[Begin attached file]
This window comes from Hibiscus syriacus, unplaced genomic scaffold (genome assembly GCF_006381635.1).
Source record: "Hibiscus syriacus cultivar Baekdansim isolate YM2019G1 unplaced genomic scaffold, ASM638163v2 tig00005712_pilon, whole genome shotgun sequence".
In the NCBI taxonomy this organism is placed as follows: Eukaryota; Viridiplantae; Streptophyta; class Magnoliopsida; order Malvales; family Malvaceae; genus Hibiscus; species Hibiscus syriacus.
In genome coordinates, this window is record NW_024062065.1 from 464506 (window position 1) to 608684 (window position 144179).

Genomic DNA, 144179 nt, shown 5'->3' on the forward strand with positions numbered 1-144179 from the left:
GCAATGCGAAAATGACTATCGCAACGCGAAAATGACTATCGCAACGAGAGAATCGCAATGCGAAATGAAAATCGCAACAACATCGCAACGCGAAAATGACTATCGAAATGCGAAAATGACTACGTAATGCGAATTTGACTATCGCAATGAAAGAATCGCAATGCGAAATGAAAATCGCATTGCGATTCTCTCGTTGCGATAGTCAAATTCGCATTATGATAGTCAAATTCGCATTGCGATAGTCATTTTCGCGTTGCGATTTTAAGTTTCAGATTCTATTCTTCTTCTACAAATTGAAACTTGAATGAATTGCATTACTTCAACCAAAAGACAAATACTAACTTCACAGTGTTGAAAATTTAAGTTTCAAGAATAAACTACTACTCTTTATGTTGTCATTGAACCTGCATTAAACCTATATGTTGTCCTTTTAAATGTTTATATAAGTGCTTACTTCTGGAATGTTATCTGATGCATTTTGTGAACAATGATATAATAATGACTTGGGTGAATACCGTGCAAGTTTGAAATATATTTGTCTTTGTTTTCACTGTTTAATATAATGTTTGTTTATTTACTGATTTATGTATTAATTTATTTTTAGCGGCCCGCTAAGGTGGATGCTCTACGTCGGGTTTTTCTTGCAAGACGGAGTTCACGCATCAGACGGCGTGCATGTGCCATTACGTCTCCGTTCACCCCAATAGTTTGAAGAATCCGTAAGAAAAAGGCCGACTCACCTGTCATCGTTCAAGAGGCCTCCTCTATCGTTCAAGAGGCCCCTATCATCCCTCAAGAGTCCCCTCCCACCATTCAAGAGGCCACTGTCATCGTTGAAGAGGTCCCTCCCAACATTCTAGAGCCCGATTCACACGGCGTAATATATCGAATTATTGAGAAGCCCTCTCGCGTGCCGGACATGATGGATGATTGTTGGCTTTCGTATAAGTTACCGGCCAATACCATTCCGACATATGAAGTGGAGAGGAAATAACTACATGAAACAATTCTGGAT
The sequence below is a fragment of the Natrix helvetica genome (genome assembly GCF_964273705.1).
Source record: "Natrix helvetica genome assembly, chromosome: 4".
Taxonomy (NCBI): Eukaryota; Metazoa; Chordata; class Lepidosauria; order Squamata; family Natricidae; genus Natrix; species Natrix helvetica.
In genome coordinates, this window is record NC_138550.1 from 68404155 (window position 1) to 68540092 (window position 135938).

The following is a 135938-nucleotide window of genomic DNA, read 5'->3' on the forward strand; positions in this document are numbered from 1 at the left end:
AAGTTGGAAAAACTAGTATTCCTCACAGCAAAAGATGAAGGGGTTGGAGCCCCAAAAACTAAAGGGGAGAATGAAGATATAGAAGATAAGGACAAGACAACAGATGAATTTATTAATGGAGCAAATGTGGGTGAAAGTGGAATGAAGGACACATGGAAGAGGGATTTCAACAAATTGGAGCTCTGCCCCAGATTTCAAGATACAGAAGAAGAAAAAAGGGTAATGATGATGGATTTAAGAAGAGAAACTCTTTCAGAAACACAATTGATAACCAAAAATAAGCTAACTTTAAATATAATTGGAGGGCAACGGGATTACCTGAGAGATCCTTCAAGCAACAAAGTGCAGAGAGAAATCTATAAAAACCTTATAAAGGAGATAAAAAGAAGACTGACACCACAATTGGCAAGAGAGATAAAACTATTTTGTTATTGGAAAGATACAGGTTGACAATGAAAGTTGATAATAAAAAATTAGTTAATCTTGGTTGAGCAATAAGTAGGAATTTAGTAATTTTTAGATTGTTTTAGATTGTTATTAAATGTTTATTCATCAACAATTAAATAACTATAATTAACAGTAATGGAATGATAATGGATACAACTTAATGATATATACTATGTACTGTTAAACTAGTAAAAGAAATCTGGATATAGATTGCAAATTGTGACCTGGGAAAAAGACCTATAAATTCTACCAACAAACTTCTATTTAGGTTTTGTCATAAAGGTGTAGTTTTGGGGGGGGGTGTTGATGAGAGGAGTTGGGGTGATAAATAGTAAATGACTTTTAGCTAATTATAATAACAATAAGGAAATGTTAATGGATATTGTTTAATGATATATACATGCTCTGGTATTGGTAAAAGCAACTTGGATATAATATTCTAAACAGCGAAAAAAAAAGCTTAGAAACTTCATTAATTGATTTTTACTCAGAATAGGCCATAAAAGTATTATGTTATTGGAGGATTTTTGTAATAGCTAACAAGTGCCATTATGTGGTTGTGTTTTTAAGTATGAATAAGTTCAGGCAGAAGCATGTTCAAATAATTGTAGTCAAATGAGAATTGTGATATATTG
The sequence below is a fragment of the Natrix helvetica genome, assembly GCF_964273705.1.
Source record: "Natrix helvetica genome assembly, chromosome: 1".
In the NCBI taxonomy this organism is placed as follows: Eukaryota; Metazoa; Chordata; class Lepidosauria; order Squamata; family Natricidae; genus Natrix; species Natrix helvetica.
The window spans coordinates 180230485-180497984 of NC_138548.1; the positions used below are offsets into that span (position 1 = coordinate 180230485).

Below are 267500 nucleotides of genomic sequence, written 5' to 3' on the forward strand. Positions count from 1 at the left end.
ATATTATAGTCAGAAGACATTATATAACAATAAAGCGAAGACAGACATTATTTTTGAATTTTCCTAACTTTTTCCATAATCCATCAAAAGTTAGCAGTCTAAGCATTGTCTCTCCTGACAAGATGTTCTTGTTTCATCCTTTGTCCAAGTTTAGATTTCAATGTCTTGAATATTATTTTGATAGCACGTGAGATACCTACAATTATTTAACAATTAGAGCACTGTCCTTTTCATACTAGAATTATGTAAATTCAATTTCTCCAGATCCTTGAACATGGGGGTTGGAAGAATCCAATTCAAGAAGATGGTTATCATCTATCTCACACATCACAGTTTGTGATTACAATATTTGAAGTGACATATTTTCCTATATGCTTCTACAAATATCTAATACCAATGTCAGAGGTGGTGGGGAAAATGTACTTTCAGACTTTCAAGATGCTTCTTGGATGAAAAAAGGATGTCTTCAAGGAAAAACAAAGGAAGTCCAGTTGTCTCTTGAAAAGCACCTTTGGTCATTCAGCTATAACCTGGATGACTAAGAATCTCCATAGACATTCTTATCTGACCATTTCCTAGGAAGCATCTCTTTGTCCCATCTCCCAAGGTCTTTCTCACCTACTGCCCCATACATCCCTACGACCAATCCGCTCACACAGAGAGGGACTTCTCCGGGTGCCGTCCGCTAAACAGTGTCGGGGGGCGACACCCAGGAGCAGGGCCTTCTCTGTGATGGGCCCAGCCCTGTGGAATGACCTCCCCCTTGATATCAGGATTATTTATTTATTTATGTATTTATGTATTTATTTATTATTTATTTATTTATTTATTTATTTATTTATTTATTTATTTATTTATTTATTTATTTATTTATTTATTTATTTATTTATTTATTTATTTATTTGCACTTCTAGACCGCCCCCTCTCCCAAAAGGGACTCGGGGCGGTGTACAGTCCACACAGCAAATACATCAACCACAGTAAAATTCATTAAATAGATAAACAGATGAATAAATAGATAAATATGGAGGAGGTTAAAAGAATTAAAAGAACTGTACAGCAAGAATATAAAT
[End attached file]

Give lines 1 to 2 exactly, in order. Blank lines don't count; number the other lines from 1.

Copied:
This window comes from Hibiscus syriacus, unplaced genomic scaffold (genome assembly GCF_006381635.1).
Source record: "Hibiscus syriacus cultivar Baekdansim isolate YM2019G1 unplaced genomic scaffold, ASM638163v2 tig00005712_pilon, whole genome shotgun sequence".